nonprofit consulting zone blog

Building trust in the nonprofit world

It’s my observation that a lot of people who hold positions of responsibility in the nonprofit world can be intimidated by people from the outside, even if those same people came from the nonprofit world, too. Have you seen this phenomenon? This is whey its important, even if you came from the nonprofit sector, to work on building trust with your nonprofit clients.

Personally, I attribute it to the nonprofit propensity to put into leadership positions people who are good at the mission of the organization, who are not necessarily skilled in the management and operations of the enterprise they lead. For example, the best social worker becomes the head of a social work agency. The university professor works her way up to become the Dean of a college. The most dedicated environmentalist now leads and advocacy organization. While each of these people brings important dedication to their respective missions and certainly a a knowledge of the fundamentals of their mission, they quickly find that understanding revenue streams, personnel issues and facilities problems is a far cry from why they entered their field to begin with.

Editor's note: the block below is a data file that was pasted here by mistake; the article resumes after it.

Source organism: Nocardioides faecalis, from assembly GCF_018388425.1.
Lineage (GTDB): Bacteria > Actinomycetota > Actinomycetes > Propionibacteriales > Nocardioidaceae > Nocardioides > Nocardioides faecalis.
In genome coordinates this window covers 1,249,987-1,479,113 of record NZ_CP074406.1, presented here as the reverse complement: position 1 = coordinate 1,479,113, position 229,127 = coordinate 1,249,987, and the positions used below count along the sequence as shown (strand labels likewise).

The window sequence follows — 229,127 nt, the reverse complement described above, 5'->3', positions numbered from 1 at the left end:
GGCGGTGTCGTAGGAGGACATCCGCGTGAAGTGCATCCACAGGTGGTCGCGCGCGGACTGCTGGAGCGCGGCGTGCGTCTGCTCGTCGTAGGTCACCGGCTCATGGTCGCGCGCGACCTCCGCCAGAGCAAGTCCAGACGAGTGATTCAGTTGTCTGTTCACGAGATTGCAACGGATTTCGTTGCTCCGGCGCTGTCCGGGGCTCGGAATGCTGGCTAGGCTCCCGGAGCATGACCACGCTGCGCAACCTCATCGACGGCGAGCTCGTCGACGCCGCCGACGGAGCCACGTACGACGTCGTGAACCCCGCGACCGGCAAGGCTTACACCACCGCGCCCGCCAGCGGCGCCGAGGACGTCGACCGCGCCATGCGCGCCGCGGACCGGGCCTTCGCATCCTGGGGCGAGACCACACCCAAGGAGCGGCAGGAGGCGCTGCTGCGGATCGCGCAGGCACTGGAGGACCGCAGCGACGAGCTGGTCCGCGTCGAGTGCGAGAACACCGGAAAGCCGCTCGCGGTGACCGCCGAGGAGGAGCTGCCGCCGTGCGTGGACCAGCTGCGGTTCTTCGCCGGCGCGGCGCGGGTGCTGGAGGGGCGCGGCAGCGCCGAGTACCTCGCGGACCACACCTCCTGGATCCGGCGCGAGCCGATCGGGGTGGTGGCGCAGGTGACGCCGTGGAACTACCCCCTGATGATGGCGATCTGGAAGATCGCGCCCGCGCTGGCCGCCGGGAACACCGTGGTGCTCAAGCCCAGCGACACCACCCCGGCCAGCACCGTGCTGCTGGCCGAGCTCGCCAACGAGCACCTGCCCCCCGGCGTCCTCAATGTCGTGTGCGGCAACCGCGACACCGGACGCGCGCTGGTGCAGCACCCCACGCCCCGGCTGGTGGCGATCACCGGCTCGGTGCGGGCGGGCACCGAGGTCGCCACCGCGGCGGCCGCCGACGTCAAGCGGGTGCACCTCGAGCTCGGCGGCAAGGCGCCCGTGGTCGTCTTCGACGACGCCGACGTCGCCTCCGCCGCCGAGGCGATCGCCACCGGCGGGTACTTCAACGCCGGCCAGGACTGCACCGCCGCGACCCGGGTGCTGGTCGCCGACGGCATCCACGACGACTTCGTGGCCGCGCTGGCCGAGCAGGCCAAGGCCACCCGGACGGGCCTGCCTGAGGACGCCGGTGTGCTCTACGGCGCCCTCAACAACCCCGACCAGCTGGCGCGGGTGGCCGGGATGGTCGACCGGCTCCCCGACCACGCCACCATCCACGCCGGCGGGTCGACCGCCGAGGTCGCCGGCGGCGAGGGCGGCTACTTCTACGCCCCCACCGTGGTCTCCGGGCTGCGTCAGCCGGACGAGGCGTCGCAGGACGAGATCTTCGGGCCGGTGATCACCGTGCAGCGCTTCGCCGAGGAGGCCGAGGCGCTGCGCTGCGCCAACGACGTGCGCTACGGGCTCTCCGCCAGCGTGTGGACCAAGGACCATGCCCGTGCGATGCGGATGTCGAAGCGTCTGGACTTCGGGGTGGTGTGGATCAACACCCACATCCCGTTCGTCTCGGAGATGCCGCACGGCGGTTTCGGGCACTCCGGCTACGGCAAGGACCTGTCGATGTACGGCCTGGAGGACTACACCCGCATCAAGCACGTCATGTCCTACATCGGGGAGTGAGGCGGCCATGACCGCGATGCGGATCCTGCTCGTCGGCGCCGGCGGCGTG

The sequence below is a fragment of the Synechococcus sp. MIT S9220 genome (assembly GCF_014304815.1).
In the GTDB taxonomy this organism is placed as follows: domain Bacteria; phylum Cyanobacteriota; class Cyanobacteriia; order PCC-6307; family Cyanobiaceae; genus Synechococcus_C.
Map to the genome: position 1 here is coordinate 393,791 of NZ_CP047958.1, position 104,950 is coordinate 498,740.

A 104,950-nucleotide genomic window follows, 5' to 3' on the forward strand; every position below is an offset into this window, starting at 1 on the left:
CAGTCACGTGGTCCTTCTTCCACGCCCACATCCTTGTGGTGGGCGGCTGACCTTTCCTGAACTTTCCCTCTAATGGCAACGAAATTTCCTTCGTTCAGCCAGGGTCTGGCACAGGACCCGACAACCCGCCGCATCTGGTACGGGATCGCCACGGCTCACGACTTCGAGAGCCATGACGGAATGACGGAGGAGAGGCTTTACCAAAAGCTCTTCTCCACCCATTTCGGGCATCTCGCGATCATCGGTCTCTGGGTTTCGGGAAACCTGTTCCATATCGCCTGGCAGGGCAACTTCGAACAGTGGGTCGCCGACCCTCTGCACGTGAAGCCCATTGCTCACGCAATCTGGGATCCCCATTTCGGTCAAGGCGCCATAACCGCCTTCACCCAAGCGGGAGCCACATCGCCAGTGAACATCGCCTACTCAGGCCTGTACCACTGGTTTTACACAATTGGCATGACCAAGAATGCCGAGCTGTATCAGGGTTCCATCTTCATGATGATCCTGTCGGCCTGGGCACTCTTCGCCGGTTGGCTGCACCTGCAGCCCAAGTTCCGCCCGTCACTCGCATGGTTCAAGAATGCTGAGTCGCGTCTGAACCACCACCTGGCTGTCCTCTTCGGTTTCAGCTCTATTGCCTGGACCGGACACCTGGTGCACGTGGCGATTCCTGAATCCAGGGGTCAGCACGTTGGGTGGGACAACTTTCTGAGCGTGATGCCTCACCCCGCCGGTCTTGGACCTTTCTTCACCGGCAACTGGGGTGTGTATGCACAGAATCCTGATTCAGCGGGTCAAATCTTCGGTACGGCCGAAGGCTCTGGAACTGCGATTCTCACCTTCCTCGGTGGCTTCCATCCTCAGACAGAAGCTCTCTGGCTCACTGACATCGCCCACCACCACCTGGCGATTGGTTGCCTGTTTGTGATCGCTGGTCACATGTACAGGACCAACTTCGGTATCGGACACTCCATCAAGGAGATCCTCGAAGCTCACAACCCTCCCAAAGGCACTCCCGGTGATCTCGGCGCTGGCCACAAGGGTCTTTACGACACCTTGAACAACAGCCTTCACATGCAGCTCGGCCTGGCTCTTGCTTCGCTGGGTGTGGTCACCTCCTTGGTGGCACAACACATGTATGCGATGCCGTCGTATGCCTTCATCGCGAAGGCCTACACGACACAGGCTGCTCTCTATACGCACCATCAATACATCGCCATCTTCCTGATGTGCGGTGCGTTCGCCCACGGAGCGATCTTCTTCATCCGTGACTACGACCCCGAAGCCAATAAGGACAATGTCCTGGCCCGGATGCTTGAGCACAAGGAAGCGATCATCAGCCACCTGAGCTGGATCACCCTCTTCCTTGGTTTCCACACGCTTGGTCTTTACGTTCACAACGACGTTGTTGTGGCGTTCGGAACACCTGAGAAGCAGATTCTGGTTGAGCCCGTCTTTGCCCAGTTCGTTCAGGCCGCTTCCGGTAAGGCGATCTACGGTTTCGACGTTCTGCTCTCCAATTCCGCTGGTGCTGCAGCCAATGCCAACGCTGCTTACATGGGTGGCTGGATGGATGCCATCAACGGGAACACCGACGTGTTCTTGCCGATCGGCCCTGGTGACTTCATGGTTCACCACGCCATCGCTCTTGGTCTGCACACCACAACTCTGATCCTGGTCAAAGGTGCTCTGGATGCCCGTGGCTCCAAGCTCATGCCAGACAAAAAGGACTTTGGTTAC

When businesses face the same issue, it is not uncommon for engineers, scientists, marketing professionals and others to enroll in higher education or other formal training in house to build their leadership capabilities and management acumen. This is getting some traction in the nonprofit world but not nearly as much as it should. The culture and the budget pressures point to putting more resources into mission and as little as possible into other, long-term personnel development programs.

How does this affect your consulting work? Well, if you can build relationships with your potential nonprofit clients so that they trust your judgment in areas that they are not experts in, you have one half the battle to not only get the engagement as their consultant, but to move their mission forward in a meaningful way. There’s no doubt that you can offer your client value and expertise that they wouldn’t already have. They just need to trust that you are working in their best interest first.


Published by

Matt Hugg

Matt Hugg is the president of Nonprofit.Courses.

See his bio here.

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